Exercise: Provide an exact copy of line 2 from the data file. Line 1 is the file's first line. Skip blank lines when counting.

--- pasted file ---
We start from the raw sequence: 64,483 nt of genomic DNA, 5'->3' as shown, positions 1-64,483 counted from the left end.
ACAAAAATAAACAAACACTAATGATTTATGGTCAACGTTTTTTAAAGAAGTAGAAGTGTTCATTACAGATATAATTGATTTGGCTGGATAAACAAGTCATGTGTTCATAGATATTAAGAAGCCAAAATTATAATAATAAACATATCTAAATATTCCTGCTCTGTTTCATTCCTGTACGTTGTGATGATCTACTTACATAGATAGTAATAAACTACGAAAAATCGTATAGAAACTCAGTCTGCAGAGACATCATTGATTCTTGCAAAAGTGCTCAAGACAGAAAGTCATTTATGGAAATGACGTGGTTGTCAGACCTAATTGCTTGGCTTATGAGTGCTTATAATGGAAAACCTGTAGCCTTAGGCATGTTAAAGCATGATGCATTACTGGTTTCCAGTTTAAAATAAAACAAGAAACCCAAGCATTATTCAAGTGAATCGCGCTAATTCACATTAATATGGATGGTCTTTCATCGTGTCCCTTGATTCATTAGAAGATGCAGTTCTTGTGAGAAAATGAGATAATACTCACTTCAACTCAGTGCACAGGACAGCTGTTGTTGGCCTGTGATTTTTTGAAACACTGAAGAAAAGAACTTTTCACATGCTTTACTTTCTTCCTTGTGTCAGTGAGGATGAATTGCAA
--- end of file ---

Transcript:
ACAAAAATAAACAAACACTAATGATTTATGGTCAACGTTTTTTAAAGAAGTAGAAGTGTTCATTACAGATATAATTGATTTGGCTGGATAAACAAGTCATGTGTTCATAGATATTAAGAAGCCAAAATTATAATAATAAACATATCTAAATATTCCTGCTCTGTTTCATTCCTGTACGTTGTGATGATCTACTTACATAGATAGTAATAAACTACGAAAAATCGTATAGAAACTCAGTCTGCAGAGACATCATTGATTCTTGCAAAAGTGCTCAAGACAGAAAGTCATTTATGGAAATGACGTGGTTGTCAGACCTAATTGCTTGGCTTATGAGTGCTTATAATGGAAAACCTGTAGCCTTAGGCATGTTAAAGCATGATGCATTACTGGTTTCCAGTTTAAAATAAAACAAGAAACCCAAGCATTATTCAAGTGAATCGCGCTAATTCACATTAATATGGATGGTCTTTCATCGTGTCCCTTGATTCATTAGAAGATGCAGTTCTTGTGAGAAAATGAGATAATACTCACTTCAACTCAGTGCACAGGACAGCTGTTGTTGGCCTGTGATTTTTTGAAACACTGAAGAAAAGAACTTTTCACATGCTTTACTTTCTTCCTTGTGTCAGTGAGGATGAATTGCAA